How to Use an Astrolabe

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An astrolabe is a device that uses astral bodies like the sun and stars to either tell your position in latitude or tell the local time. It can also be used to measure celestial events like the wobble of the Earth’s axis.

Calculating the Time

    Pick up the astrolabe and aim the alidade towards the sun. The alidade is the part that moves on the outside of the astrolabe. Keep adjusting the alidade until a ray of sunlight shines through its sights onto the palm of your hand.

    Keep the device pointing at the sun and then read the altitude where it’s written in degrees on the side of the device. The point to read is where the rule crosses across the astrolabe. The rule is the moving part on the inside surface of the astrolabe. It may be easier to have someone else read the measurement so you can keep the device steady.

    Hold the astrolabe horizontally next. Turn the dial so that it moves past both the degree that you found and the current date. So, for example, if the current day is April 2 and the degree you read was 30, the dial called the “rete” should be lined up along this line. The number the rete points to along the outer rim will tell you the current time. The numbers go from 0 to 23 for the time instead of 1 to 12. So, for example, “15” is 3 p.m.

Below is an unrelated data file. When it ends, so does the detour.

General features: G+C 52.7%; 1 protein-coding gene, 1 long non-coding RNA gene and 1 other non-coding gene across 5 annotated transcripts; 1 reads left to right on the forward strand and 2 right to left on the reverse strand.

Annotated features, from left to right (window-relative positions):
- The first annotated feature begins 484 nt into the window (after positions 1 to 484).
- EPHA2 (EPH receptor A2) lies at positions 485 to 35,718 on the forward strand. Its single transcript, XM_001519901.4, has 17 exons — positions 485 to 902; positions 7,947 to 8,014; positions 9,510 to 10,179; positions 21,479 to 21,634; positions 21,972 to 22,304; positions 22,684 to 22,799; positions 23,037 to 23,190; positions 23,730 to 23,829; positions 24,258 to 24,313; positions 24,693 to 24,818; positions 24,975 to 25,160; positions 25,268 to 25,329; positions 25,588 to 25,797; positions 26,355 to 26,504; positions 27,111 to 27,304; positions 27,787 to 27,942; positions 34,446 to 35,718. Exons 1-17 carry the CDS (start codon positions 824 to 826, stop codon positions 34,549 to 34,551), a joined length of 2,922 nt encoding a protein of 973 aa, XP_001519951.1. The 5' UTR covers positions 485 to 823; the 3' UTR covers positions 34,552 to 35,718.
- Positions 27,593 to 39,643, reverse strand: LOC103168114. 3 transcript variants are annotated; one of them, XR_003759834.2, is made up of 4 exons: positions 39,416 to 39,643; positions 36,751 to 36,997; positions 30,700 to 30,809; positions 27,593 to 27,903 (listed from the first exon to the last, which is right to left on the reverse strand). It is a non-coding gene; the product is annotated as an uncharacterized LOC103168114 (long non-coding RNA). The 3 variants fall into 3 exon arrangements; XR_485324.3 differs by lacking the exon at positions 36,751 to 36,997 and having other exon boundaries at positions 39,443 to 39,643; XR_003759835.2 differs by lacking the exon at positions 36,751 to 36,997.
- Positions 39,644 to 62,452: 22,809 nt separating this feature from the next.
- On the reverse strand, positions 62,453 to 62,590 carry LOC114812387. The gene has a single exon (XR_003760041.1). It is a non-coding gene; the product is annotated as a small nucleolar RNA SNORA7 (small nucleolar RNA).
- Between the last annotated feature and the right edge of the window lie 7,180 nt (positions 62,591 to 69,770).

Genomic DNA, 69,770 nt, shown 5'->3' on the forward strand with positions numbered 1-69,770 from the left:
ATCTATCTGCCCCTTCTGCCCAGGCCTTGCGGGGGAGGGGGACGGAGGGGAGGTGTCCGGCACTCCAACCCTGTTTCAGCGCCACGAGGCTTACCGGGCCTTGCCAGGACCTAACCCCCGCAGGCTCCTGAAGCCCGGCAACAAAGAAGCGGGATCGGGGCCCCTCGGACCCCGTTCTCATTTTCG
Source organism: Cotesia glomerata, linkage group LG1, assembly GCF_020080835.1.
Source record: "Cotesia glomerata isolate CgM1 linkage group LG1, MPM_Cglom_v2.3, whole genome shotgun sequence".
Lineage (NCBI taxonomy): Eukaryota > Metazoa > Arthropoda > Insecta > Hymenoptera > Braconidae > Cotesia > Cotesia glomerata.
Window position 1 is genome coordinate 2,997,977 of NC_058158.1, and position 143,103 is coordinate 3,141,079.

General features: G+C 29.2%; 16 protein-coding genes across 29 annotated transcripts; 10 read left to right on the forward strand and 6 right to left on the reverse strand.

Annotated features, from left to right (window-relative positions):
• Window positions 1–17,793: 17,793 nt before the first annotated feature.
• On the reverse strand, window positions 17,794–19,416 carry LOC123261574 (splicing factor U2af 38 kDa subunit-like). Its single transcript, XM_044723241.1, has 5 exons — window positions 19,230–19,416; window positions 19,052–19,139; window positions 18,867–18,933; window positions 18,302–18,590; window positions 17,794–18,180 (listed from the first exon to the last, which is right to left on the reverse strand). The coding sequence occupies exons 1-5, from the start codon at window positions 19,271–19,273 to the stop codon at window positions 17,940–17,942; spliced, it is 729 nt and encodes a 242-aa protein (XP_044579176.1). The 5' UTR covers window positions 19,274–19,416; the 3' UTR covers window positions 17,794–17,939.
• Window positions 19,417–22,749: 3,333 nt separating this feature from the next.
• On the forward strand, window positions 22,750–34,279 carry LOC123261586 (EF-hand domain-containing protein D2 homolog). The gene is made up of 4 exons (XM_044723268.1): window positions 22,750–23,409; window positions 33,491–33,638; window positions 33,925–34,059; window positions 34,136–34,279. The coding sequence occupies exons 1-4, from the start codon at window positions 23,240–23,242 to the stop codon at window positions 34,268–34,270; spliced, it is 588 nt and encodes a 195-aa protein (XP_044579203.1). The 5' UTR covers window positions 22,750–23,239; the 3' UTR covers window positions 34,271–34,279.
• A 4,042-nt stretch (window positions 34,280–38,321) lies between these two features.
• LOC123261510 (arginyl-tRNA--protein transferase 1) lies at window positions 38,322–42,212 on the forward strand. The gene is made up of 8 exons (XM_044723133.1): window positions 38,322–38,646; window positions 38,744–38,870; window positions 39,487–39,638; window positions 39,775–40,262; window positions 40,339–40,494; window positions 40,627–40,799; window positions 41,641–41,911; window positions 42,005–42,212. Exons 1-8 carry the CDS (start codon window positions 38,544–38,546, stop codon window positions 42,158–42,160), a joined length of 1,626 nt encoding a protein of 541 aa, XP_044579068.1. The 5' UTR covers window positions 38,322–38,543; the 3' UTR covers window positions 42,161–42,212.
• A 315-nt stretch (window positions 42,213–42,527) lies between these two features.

Calculating Your Position and Navigating

    Pick a star that you’re familiar with that’s visible when the sun first rises in the morning.

    Use the astrolabe to calculate how many degrees the sun is above the horizon when it’s at its highest point in the sky.

    Consult an astrolabe rules book. Using the book, start with the constellation that was present when the sun rose. This list of stars will be across the top of the table. Then cross-reference that with how many degrees the sun was above the horizon at its highest point. The cross-section between these two pieces of data on the table will give you the latitude where you’re currently standing.

Identifying Celestial Events

    Pick an astrological event you want to study such as the tilt of the Earth. This is most easily measured through the sun.

    Use the astrolabe to measure the altitude of the sun, the same way you did when you where determining the time. Make sure to write down the time when every measurement was made.

    Write down the measurement and keep a running record of each measurement on a daily basis. It helps to make your measurement at the same time every day if possible. The measurements at different times of the year for the sun can show you how the Earth’s tilt affects our position.


    • Be sure to never look directly at the sun while measuring its altitude.


About the Author

Sam Morgan has a master's degree in environmental science and policy. Morgan has been interested in science writing since childhood, and enjoys writing about anything relating to science since it's challenging and interesting to learn about our world.

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